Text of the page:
IN THIS ARTICLE
What should I discuss with my healthcare provider before taking darunavir (Prezista)?
You should not take this medication if you are allergic to darunavir or ritonavir (Norvir, Kaletra), or if you have severe liver disease.
Some drugs can cause life-threatening side effects if you use them while you are taking darunavir. Do not take darunavir with:
To make sure you can safely take darunavir, tell your doctor if you have any of these other conditions:
FDA pregnancy category C. It is not known whether darunavir will harm an unborn baby. Tell your doctor if you are pregnant or plan to become pregnant while using this medication. HIV can be passed to your baby if you are not properly treated during pregnancy. Take all of your HIV medicines as directed to control your infection.
Your name may need to be listed on an antiviral pregnancy registry when you start using this medication.
Darunavir can make birth control pills less effective. Ask your doctor about using a non-hormone method of birth control (such as a condom, diaphragm, spermicide) to prevent pregnancy while taking darunavir.
Women with HIV or AIDS should not breast-feed a baby. Even if your baby is born without HIV, the virus may be passed to the baby in your breast milk.
Darunavir and ritonavir should not be given to a child younger than 6 years old.
How should I take darunavir (Prezista)?
Take exactly as prescribed by your doctor. Do not take in larger or smaller amounts or for longer than recommended. Follow the directions on your prescription label.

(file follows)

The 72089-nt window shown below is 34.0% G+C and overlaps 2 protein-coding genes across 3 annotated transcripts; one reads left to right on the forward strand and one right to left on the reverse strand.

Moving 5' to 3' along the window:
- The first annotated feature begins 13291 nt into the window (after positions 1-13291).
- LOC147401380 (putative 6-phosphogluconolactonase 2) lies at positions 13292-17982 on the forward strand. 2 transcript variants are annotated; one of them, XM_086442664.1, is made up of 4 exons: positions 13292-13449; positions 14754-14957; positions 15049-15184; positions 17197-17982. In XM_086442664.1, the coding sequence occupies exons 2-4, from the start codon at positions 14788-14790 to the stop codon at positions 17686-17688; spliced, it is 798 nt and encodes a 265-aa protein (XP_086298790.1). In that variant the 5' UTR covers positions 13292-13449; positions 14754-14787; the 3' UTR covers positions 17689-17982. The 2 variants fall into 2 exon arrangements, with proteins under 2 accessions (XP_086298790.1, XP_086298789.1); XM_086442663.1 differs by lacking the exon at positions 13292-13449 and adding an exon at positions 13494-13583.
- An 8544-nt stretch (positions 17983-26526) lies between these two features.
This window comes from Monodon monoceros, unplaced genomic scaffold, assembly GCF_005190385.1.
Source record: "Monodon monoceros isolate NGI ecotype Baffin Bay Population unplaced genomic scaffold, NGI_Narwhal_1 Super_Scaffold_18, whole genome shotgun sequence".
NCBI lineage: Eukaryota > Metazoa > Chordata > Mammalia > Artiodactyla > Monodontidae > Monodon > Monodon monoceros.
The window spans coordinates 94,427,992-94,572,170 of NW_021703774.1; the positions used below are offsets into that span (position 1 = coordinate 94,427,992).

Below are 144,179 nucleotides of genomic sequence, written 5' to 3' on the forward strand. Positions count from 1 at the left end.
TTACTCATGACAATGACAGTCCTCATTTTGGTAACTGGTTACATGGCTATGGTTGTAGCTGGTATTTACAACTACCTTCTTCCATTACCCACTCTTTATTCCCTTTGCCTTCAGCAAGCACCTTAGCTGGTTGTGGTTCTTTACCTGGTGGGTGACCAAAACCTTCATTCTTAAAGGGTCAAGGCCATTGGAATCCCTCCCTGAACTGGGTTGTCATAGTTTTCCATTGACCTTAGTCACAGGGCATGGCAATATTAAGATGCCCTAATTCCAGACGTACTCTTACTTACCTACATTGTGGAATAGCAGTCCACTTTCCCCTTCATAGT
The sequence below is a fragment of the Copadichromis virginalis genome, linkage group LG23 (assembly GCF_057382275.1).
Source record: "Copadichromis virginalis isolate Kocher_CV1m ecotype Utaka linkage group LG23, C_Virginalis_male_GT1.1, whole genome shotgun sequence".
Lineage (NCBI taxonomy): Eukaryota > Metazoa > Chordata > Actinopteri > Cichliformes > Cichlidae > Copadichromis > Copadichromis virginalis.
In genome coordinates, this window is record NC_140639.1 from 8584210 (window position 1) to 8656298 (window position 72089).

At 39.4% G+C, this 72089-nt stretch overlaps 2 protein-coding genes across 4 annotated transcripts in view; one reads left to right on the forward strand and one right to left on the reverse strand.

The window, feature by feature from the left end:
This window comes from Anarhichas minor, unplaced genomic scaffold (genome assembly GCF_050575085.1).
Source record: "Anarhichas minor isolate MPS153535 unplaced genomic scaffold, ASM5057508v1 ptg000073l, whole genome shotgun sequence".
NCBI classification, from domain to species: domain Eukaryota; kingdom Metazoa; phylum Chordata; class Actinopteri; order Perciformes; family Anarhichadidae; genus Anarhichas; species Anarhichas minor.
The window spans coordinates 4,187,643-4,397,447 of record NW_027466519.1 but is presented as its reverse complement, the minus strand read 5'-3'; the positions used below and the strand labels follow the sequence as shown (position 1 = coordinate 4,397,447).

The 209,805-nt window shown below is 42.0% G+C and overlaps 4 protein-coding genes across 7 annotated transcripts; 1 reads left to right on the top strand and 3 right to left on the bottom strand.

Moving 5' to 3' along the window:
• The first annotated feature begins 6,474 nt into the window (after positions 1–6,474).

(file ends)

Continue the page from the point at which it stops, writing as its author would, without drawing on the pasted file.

Darunavir must be taken together with another medication called ritonavir (Norvir). Take the medicines together at the same time every day.
Take the medicine with a full glass (8 ounces) of water or milk.
Darunavir works best if you take it with food.
Swallow the darunavir tablet whole. Do not break or chew.
Use darunavir regularly to get the most benefit. Get your prescription refilled before you run out of medicine completely.
To be sure this medication is helping your condition, your blood may need to be tested often. Your liver function may also need to be tested. Visit your doctor regularly.
HIV/AIDS is usually treated with a combination of drugs. Use all medications as directed by your doctor. Read the medication guide or patient instructions provided with each medication. Do not change your doses or medication schedule without your doctor's advice. Every person with HIV or AIDS should remain under the care of a doctor.
Store at room temperature away from moisture and heat.
Report Problems to the Food and Drug Administration
You are encouraged to report negative side effects of prescription drugs to the FDA. Visit the FDA MedWatch website or call 1-800-FDA-1088.
Need help identifying pills and medications?
Resources for Staying Well
- HIV-AIDS: Myths and Facts
- Understanding The Symptoms of AIDS/HIV
- The Top 10 Myths and Misconceptions About HIV and AIDS
- Symptoms of a Severe Allergic Reaction
- Breast Cancer Treatment Options
- Is Your Body Ready for Pregnancy?